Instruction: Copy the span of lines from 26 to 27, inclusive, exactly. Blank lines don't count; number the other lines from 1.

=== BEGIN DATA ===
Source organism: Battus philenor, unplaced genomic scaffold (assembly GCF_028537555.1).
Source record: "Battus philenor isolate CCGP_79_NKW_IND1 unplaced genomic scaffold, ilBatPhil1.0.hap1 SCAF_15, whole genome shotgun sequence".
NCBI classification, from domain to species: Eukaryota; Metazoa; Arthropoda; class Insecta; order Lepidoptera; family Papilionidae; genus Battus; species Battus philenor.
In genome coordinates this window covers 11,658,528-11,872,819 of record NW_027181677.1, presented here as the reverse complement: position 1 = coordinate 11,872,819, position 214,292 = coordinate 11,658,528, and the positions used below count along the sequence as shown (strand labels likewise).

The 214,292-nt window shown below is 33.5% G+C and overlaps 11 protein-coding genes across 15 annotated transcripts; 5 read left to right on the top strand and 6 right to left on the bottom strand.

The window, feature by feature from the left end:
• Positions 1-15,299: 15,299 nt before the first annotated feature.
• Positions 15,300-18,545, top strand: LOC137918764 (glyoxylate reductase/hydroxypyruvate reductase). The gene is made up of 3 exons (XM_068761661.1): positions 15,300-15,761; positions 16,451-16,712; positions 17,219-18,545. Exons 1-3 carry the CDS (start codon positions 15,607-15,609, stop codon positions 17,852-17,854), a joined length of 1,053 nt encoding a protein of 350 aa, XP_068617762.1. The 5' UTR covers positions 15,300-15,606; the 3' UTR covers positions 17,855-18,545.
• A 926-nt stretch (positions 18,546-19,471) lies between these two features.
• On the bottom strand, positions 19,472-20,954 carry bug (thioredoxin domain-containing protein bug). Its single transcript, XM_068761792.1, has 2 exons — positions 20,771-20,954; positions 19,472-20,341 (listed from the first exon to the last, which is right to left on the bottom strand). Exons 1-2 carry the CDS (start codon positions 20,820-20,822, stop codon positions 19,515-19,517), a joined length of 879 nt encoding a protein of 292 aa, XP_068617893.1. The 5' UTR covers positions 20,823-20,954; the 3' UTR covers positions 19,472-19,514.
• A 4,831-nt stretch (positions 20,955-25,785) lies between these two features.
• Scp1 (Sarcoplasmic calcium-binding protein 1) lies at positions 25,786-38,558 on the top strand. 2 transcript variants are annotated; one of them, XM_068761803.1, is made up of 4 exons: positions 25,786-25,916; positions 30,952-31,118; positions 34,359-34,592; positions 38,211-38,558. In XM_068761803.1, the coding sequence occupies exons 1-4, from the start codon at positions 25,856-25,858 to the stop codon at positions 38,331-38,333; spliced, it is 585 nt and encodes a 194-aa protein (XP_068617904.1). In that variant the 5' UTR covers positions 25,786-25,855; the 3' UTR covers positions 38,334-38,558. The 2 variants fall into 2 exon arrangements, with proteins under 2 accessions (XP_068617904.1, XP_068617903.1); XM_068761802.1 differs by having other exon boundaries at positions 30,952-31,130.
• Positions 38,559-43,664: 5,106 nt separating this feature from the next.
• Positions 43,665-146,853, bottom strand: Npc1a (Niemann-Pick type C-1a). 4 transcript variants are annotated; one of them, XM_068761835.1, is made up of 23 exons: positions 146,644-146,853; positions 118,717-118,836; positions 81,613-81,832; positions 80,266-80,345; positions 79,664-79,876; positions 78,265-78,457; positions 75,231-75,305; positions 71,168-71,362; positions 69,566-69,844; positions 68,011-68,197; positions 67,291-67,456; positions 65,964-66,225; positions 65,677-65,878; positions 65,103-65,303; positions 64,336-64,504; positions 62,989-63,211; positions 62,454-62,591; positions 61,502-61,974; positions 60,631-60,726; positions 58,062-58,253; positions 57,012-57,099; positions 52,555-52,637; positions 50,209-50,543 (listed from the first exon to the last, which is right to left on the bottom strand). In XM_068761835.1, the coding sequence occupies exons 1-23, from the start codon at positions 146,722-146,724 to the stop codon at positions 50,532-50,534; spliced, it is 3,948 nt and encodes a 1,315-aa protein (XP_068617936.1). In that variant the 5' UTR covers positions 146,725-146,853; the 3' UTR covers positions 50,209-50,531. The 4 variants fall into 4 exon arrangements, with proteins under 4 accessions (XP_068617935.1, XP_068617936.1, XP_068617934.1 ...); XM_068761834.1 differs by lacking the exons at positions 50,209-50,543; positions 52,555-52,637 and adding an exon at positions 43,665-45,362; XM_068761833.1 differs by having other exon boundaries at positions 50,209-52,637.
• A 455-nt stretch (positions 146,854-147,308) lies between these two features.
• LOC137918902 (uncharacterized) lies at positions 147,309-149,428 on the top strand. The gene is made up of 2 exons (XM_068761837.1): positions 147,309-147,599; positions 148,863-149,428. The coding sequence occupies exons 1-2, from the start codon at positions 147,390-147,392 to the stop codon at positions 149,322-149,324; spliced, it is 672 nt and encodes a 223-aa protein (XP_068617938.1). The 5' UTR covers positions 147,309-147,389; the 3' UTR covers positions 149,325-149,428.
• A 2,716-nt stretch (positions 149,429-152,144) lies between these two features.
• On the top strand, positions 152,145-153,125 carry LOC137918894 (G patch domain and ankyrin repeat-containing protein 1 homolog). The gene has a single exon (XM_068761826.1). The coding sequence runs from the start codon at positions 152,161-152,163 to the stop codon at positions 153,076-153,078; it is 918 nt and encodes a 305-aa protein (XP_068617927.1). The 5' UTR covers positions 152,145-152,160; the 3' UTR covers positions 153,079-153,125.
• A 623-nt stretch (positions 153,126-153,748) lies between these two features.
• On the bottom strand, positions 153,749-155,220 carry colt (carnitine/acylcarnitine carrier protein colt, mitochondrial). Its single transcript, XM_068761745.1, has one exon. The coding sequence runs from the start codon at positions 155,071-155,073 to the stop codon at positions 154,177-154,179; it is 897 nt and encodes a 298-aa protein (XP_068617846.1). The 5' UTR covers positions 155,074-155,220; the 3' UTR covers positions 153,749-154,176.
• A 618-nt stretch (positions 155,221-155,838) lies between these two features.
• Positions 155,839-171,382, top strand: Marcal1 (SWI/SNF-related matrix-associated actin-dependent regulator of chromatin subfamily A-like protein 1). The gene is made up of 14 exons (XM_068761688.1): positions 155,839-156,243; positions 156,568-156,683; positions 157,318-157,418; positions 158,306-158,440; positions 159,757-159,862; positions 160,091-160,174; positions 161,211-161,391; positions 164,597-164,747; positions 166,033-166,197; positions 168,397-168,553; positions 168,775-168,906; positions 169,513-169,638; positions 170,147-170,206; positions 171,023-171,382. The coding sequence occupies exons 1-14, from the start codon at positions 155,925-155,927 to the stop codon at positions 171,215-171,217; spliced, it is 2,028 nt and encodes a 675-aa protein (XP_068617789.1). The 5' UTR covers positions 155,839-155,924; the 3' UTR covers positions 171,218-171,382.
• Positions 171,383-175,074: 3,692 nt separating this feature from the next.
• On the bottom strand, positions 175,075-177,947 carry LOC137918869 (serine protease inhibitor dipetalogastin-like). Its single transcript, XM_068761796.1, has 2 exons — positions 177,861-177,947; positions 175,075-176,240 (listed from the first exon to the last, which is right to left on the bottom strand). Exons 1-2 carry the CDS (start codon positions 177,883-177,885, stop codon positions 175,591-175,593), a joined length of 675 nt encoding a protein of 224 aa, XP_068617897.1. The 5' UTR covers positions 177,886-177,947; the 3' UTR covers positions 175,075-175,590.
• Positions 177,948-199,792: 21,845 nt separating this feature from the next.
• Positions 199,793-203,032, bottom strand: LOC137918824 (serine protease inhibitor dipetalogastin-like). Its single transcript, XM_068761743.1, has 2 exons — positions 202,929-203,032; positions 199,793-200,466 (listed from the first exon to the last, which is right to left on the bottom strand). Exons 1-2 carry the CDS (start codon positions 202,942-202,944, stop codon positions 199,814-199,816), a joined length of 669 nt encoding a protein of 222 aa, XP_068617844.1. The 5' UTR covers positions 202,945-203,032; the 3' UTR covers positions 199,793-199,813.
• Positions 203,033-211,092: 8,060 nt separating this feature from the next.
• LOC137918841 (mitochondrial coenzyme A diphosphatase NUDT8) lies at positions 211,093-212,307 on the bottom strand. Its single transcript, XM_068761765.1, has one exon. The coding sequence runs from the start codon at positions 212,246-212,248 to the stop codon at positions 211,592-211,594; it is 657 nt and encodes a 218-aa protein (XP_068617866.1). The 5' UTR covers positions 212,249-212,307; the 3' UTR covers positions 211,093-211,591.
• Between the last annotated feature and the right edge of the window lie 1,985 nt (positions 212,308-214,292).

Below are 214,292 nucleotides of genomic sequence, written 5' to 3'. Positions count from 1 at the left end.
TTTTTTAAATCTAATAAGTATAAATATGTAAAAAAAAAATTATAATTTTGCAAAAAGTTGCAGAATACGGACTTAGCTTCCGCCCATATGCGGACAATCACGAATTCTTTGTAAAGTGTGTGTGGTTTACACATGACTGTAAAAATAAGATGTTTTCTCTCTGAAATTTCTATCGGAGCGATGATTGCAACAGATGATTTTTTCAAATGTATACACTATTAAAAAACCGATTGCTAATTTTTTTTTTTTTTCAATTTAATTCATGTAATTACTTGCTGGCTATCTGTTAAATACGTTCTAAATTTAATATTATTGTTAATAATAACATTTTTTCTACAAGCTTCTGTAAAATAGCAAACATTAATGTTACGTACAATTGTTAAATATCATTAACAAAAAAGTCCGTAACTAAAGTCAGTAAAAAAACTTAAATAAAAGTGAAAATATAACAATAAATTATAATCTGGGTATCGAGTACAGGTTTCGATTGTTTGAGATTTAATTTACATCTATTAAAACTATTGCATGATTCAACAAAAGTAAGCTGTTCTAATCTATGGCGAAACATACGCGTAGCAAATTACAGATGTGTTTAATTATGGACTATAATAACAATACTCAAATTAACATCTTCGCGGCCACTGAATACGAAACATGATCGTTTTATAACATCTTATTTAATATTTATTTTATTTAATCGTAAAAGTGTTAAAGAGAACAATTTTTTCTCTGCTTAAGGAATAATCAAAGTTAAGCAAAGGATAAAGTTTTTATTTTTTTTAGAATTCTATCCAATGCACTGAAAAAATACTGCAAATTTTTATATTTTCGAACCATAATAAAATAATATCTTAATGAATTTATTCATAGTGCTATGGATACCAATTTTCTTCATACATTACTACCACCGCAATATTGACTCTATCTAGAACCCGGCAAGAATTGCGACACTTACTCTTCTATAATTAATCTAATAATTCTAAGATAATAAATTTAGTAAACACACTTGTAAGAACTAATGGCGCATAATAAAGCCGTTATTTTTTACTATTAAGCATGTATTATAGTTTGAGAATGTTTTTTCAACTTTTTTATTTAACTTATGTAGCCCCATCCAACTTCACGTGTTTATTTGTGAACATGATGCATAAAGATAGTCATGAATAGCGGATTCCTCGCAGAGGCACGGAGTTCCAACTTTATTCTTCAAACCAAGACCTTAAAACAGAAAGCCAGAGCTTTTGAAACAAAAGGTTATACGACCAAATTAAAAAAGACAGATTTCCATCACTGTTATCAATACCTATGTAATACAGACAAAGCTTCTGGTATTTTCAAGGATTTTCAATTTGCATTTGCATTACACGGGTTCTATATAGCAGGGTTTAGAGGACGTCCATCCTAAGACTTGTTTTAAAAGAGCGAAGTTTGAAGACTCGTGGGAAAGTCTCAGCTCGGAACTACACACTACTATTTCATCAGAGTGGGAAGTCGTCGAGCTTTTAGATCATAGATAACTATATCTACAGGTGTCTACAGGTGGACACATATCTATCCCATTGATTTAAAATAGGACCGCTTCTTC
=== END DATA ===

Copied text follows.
• Positions 199,793-203,032, bottom strand: LOC137918824 (serine protease inhibitor dipetalogastin-like). Its single transcript, XM_068761743.1, has 2 exons — positions 202,929-203,032; positions 199,793-200,466 (listed from the first exon to the last, which is right to left on the bottom strand). Exons 1-2 carry the CDS (start codon positions 202,942-202,944, stop codon positions 199,814-199,816), a joined length of 669 nt encoding a protein of 222 aa, XP_068617844.1. The 5' UTR covers positions 202,945-203,032; the 3' UTR covers positions 199,793-199,813.
• Positions 203,033-211,092: 8,060 nt separating this feature from the next.